“After significant prayer and a robust interview process, it quickly became clear that Father Dave Pivonka possesses all of these qualities,” DeWolf said.

Pivonka takes the reins after the university has faced questions about the handling of historical sexual harassment cases, and its manner of addressing sexual assault claims made by students. Scanlan, in particular, has been criticized for his apparent response to allegations of sexual misconduct made against a fellow Franciscan priest.

In his last year as president, Sheridan also faced criticism from some faculty members and internet-based groups and blogs, who questioned his commitment to ensuring a faithfully Catholic approach to university education, especially following a January incident in which a professor was found to have used a text with inflammatory passages – termed "blasphemous" and "obscene" by critics – for an advanced reading course.

Sheridan apologized to those disturbed by the text’s use, and highlighted the importance of forming students “to do battle against the blasphemy and heresy rife in our culture today.”

Pivonka said May 22 that he is eager to being his new appointment.

“A lot has changed in our culture in the last 30 years, but Franciscan University continues its mission to provide a superior education in a vibrant faith community where students and parents alike can be confident in their choice of Franciscan University.”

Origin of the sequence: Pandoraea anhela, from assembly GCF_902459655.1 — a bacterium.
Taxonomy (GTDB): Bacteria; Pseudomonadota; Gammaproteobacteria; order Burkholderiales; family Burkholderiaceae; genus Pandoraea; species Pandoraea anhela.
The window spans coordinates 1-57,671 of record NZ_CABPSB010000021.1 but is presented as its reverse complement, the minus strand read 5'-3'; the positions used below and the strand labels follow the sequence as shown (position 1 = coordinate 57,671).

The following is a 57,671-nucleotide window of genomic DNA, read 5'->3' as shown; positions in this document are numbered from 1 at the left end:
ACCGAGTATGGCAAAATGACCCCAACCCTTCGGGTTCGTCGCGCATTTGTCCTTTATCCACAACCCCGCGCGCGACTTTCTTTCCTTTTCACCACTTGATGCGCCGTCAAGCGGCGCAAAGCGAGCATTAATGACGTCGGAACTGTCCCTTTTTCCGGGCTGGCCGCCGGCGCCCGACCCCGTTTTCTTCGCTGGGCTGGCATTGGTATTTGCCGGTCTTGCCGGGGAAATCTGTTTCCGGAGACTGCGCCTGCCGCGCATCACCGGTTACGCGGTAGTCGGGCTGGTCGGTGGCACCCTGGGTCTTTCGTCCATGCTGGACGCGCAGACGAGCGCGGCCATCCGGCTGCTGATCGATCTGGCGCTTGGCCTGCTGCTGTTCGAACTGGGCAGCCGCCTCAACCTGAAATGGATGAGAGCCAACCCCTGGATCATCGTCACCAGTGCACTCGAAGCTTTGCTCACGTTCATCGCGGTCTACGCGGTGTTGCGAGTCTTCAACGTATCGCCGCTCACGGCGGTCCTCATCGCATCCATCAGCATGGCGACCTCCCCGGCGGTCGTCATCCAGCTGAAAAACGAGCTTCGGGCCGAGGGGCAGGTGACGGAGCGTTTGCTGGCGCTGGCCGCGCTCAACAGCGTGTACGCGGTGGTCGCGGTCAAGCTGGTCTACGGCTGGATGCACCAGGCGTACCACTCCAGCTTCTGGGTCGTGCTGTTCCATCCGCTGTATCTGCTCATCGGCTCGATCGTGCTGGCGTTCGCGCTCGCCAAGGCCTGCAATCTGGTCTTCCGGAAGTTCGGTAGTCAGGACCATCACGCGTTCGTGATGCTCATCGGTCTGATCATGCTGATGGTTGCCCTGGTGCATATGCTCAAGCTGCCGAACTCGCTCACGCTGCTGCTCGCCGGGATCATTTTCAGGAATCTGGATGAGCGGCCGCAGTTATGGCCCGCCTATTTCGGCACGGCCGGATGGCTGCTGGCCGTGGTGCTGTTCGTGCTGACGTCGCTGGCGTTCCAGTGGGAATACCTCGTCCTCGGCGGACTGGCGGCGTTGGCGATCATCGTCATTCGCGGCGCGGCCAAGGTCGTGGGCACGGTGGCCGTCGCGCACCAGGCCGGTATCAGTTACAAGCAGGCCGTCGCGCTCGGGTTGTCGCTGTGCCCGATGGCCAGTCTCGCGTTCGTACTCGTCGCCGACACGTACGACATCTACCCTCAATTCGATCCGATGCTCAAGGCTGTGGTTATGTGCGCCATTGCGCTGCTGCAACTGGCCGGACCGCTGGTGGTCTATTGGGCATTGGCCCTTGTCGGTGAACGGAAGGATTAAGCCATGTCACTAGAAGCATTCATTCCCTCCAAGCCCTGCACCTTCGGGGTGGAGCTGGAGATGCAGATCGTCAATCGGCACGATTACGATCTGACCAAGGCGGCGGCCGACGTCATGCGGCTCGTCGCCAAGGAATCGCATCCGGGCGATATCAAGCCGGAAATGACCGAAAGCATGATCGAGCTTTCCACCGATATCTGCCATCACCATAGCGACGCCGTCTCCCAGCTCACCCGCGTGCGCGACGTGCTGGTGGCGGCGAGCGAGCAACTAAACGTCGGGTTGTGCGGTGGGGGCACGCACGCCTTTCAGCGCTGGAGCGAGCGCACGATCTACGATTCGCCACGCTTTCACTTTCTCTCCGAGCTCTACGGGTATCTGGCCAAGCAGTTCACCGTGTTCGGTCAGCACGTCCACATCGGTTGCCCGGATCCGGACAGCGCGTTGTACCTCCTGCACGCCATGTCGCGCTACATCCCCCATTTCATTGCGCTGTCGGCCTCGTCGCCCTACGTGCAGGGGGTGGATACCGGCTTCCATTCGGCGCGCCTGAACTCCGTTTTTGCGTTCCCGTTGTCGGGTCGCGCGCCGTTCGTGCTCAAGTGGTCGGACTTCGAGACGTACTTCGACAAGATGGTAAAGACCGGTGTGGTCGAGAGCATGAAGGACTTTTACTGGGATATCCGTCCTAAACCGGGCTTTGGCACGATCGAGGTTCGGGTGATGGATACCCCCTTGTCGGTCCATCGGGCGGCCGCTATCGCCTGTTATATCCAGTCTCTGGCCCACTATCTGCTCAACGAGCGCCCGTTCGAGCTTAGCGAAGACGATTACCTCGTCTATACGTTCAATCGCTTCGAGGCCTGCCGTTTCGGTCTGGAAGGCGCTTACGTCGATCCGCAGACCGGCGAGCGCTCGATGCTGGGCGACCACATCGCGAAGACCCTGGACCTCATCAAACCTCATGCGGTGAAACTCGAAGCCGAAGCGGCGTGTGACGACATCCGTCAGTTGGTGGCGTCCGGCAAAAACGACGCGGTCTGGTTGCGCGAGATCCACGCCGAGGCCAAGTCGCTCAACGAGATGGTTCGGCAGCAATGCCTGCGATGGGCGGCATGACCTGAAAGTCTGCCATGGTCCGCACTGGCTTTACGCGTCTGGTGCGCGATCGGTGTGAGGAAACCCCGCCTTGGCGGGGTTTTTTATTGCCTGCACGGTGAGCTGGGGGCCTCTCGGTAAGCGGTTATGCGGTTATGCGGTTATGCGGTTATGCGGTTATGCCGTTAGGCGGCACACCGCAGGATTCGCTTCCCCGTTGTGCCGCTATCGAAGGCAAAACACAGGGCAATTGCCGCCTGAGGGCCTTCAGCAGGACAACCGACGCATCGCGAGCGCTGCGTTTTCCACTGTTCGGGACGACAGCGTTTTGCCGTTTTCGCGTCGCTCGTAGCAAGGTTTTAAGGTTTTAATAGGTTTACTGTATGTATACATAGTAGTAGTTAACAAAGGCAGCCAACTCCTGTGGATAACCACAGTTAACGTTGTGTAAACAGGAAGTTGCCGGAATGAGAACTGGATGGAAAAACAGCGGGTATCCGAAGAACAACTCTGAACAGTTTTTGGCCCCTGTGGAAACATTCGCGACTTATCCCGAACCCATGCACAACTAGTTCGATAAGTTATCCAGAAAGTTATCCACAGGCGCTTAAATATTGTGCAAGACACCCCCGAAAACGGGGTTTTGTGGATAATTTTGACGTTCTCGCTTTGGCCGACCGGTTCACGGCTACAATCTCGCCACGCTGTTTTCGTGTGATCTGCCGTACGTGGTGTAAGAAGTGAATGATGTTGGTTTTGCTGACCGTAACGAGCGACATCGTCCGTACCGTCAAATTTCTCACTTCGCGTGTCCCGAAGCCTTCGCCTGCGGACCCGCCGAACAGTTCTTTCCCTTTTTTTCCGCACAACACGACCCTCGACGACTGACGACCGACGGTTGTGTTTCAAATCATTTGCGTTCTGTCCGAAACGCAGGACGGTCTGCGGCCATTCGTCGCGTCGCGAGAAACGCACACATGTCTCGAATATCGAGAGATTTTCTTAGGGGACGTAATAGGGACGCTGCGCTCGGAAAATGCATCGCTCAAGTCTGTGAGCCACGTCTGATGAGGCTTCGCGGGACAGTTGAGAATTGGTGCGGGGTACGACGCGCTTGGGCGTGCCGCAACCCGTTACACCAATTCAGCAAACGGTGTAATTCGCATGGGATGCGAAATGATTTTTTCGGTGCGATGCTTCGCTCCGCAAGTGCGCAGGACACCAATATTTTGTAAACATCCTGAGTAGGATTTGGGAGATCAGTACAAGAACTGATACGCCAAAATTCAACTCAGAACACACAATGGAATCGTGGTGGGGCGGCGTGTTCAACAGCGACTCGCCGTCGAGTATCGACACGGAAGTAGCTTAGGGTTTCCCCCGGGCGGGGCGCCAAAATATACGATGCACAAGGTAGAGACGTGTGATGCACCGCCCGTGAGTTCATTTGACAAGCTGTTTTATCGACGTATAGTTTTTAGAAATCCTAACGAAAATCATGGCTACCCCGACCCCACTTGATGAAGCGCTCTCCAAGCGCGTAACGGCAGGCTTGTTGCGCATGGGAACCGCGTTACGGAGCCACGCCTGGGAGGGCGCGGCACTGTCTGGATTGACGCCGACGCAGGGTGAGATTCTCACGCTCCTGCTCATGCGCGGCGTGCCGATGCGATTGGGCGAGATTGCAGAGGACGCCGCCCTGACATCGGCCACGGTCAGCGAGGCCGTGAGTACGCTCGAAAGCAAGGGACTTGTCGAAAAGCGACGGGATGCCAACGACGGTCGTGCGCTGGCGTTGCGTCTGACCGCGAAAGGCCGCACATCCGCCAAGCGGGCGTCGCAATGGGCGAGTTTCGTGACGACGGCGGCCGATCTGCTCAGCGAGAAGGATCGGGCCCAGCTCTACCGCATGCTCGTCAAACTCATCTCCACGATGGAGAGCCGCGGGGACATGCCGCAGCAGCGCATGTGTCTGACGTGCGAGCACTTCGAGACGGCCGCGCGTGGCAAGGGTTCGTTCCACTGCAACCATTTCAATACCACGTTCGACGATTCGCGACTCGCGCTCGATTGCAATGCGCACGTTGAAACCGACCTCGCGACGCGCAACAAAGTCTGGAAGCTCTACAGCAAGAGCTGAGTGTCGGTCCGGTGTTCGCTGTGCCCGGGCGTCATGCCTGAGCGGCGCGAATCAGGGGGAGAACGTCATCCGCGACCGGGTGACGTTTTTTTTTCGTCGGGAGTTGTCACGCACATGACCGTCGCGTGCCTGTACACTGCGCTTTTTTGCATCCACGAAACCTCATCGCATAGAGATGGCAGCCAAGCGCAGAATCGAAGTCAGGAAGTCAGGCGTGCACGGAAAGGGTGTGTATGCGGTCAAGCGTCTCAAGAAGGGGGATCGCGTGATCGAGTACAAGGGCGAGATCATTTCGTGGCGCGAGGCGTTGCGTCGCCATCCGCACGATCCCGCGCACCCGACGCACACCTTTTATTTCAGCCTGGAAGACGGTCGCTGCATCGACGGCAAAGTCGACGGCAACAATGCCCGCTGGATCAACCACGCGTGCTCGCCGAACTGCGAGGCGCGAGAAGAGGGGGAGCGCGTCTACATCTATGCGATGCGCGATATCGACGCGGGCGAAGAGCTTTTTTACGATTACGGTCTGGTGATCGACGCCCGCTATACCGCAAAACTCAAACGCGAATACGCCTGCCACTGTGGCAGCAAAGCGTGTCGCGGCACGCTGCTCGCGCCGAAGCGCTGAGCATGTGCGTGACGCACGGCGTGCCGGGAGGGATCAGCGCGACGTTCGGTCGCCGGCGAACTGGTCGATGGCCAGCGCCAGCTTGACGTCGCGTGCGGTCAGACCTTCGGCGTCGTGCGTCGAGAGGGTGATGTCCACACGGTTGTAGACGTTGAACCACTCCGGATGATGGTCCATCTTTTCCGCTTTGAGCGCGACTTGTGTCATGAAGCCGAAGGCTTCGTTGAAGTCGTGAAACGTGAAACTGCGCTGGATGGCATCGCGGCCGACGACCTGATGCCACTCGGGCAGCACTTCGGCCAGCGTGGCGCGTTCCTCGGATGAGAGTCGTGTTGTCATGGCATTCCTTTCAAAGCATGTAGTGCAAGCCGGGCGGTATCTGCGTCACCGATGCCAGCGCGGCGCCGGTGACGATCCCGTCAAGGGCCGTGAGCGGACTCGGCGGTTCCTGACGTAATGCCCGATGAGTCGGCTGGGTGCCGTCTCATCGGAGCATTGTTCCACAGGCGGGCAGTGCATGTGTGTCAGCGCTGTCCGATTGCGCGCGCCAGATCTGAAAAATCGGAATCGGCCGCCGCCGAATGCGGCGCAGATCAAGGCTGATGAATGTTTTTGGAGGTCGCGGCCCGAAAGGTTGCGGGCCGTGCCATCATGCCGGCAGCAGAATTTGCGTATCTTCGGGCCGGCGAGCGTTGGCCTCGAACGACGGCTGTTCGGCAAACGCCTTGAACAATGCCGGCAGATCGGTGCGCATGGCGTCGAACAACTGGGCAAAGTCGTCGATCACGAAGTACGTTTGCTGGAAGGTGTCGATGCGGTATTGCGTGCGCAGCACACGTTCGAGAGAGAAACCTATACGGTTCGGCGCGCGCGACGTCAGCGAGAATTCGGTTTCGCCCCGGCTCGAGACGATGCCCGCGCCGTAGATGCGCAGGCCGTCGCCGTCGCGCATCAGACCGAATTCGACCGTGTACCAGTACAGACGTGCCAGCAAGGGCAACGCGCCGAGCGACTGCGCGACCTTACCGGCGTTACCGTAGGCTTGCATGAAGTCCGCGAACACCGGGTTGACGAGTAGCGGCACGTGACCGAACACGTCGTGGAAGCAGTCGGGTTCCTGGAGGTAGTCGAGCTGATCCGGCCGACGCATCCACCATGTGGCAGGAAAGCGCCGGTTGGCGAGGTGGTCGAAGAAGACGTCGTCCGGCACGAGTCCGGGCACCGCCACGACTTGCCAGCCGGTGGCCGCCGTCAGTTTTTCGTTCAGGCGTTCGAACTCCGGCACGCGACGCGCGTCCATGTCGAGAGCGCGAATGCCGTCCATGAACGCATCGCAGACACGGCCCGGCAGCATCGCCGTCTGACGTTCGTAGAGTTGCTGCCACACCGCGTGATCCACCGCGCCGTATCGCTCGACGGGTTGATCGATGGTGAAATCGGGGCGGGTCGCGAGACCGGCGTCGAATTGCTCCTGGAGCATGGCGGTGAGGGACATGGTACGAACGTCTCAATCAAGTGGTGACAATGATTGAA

States sue over HHS' stronger conscience protections for doctors, nurses

Washington D.C., May 22, 2019 / 09:55 am (CNA).- An array of states and cities filed a lawsuit Tuesday against a new Department of Health and Human Services rule allowing medical professionals to refuse to take part in procedures because of religious or conscientious objections.

The suit filed May 21 in the US District Court for the Southern District of New York claims the conscience provision illegally favors healthcare workers over patients.

The HHS rule, announced May 2 and published May 21 in the Federal Register, strengthens a series of laws intended to protect the conscience rights of doctors and nurses. It is due to take effect two months from its publication in the Federal Register.

Under the rule, medical providers may opt out of direct participation, as well as having to refer patients to other providers who will perform procedures to which they object, such as abortion and sterilization.